This form of arrogance is quite different, however, from the type my generation is purported to have – the privileged assumption proliferated by magazines and newspapers that Generation Y believes we are good enough for all jobs and that any company should be grateful to have us. I haven’t seen much of this exaggerated form, thankfully. But newspapers and magazines once loved to tell us this was Generation Y’s ugly stereotype (as USA Today wrote in 2005 – pre-Recession – “They’re young, smart, brash. They may wear flip-flops to the office or listen to iPods at their desk. They want to work, but they don’t want work to be their life.”) by assuming an entire generation was the privileged child of helicopter parents. This is not reality. Some recent articles have praised the Recession, if not for all of the ugliness it has caused, including job loss and home foreclosures, but for the fact that it has made Generation Y “grow up” and learn about hardship. (Nothing like trivializing the long-term effect this will have on my generation’s future employment or its effect on the less privileged.) I wouldn’t say this is true. Problems have escalated for the less privileged, while the highly privileged have still excelled. It’s the middle class who has been forced to learn hard lessons earlier.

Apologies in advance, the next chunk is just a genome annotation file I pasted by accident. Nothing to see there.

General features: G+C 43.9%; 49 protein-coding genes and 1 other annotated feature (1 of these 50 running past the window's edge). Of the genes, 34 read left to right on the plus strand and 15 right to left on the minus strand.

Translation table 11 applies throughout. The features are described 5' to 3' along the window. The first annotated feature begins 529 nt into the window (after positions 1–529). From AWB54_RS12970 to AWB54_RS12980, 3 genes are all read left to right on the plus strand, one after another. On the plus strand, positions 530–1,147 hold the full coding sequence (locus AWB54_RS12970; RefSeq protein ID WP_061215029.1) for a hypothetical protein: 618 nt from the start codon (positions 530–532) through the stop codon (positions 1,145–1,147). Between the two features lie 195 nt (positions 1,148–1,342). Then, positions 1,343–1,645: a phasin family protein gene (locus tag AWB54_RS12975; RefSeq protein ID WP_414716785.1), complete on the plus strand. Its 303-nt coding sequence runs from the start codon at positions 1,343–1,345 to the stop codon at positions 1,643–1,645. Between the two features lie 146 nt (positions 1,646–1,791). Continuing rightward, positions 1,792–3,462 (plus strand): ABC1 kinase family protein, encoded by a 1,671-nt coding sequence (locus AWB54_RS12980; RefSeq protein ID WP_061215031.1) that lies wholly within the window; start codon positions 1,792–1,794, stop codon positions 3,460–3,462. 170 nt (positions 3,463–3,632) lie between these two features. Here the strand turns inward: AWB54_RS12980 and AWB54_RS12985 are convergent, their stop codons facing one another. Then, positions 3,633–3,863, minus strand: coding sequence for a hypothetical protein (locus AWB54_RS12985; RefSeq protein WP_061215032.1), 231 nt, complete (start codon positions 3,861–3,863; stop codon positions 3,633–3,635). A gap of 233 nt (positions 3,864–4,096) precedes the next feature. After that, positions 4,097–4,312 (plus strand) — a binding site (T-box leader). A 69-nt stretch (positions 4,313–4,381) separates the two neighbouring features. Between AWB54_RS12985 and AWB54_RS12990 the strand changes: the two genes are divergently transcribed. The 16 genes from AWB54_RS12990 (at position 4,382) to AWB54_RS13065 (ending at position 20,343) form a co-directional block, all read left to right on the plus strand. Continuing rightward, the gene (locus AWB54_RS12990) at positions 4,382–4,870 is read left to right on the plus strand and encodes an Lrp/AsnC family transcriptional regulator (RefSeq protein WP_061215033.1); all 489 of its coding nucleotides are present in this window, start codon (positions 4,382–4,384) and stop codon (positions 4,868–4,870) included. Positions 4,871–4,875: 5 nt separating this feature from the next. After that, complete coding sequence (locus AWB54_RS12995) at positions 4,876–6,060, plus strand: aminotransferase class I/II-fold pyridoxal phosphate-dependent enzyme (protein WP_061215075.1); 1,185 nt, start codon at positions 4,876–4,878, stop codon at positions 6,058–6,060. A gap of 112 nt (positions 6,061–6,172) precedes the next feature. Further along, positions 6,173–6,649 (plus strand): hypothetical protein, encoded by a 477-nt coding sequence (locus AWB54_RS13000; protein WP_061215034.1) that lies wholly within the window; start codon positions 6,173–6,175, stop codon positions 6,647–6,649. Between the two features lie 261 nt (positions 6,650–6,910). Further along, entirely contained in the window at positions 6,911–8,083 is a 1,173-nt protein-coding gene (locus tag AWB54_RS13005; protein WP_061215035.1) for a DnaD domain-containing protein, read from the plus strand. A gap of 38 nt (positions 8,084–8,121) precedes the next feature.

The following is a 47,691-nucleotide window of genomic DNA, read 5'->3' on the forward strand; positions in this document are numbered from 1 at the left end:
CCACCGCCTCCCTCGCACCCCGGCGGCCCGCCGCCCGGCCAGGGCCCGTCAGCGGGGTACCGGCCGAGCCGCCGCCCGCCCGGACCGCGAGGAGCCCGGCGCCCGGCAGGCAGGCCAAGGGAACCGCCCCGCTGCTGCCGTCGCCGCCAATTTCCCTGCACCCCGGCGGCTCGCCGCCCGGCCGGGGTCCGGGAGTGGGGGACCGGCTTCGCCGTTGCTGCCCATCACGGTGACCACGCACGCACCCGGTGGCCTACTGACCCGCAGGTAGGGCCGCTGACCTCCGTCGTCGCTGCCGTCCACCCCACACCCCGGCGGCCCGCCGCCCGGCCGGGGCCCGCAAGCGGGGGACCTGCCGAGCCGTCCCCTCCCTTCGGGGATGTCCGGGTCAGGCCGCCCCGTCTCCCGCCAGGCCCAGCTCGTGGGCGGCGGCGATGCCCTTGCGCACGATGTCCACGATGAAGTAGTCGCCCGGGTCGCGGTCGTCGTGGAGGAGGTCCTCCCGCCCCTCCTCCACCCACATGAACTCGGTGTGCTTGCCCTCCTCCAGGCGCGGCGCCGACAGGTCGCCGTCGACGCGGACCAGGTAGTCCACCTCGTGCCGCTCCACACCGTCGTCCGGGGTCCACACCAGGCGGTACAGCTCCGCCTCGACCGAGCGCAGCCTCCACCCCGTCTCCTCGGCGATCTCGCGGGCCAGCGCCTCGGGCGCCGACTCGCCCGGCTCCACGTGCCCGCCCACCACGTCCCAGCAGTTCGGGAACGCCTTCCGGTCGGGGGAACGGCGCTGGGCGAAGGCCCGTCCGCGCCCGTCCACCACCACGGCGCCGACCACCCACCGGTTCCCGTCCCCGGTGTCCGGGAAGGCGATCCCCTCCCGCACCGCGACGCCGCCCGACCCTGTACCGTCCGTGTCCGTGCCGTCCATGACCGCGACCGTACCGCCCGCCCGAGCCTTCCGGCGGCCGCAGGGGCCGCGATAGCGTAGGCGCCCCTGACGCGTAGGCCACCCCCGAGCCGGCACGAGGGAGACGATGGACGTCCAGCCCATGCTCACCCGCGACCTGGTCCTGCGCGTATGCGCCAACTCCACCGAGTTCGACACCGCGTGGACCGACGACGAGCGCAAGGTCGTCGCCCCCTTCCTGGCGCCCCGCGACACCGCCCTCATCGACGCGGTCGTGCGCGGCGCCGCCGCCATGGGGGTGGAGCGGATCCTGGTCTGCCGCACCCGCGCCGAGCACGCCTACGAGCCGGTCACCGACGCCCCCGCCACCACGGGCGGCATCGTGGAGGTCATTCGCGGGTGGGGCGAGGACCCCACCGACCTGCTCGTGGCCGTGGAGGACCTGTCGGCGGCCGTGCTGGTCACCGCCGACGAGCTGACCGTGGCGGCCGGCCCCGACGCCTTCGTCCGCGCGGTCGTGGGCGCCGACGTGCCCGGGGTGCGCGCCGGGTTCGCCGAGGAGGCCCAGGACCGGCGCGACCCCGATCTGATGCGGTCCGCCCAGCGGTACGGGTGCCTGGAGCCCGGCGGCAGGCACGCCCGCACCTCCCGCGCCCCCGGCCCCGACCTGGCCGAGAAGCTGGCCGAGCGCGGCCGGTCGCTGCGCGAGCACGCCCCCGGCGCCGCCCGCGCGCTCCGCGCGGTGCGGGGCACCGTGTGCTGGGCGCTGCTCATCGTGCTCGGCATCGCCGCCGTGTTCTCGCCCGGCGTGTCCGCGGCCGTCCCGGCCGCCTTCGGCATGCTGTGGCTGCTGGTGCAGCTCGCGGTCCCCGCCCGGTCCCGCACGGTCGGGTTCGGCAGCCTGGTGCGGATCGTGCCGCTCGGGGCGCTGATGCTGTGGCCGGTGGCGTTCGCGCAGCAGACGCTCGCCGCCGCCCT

I would never say (or admit) the Recession or competitive job market has personally changed me for the better, or that this is a worthwhile means for me to grow and come to terms with my shortcomings. I wouldn’t wish this upon my future children. I’m sure I would have come to terms with all of my weaknesses at some time or another, just maybe not this soon, not all at once, and not within such a frighteningly short period.
In fact, the job search’s influence on my faults has also had a surprisingly negative, rather than positive effect. Now my interviews are just that much harder to navigate now that I have lost all four of my trusty answers to that infamous question. I guess it’s time to dig deeper.